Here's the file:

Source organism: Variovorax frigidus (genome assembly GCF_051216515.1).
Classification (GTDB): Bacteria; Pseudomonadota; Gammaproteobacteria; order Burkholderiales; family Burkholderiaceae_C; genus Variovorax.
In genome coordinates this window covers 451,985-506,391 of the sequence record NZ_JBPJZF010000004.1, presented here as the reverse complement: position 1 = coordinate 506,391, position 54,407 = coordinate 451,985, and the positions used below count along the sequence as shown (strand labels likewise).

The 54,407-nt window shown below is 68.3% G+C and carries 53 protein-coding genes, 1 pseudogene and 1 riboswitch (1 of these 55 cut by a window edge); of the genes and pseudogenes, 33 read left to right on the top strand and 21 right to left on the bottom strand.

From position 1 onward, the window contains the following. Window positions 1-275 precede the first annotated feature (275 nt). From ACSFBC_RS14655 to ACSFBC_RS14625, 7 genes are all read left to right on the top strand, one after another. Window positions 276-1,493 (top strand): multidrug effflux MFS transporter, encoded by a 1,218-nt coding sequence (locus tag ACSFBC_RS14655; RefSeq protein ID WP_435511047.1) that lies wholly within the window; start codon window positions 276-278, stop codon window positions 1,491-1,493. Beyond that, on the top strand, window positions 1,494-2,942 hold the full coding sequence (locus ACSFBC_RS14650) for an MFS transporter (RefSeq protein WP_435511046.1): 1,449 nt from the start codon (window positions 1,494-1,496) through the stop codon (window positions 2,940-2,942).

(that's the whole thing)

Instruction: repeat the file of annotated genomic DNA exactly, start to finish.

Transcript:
Source organism: Variovorax frigidus (genome assembly GCF_051216515.1).
Classification (GTDB): Bacteria; Pseudomonadota; Gammaproteobacteria; order Burkholderiales; family Burkholderiaceae_C; genus Variovorax.
In genome coordinates this window covers 451,985-506,391 of the sequence record NZ_JBPJZF010000004.1, presented here as the reverse complement: position 1 = coordinate 506,391, position 54,407 = coordinate 451,985, and the positions used below count along the sequence as shown (strand labels likewise).

The 54,407-nt window shown below is 68.3% G+C and carries 53 protein-coding genes, 1 pseudogene and 1 riboswitch (1 of these 55 cut by a window edge); of the genes and pseudogenes, 33 read left to right on the top strand and 21 right to left on the bottom strand.

From position 1 onward, the window contains the following. Window positions 1-275 precede the first annotated feature (275 nt). From ACSFBC_RS14655 to ACSFBC_RS14625, 7 genes are all read left to right on the top strand, one after another. Window positions 276-1,493 (top strand): multidrug effflux MFS transporter, encoded by a 1,218-nt coding sequence (locus tag ACSFBC_RS14655; RefSeq protein ID WP_435511047.1) that lies wholly within the window; start codon window positions 276-278, stop codon window positions 1,491-1,493. Beyond that, on the top strand, window positions 1,494-2,942 hold the full coding sequence (locus ACSFBC_RS14650) for an MFS transporter (RefSeq protein WP_435511046.1): 1,449 nt from the start codon (window positions 1,494-1,496) through the stop codon (window positions 2,940-2,942).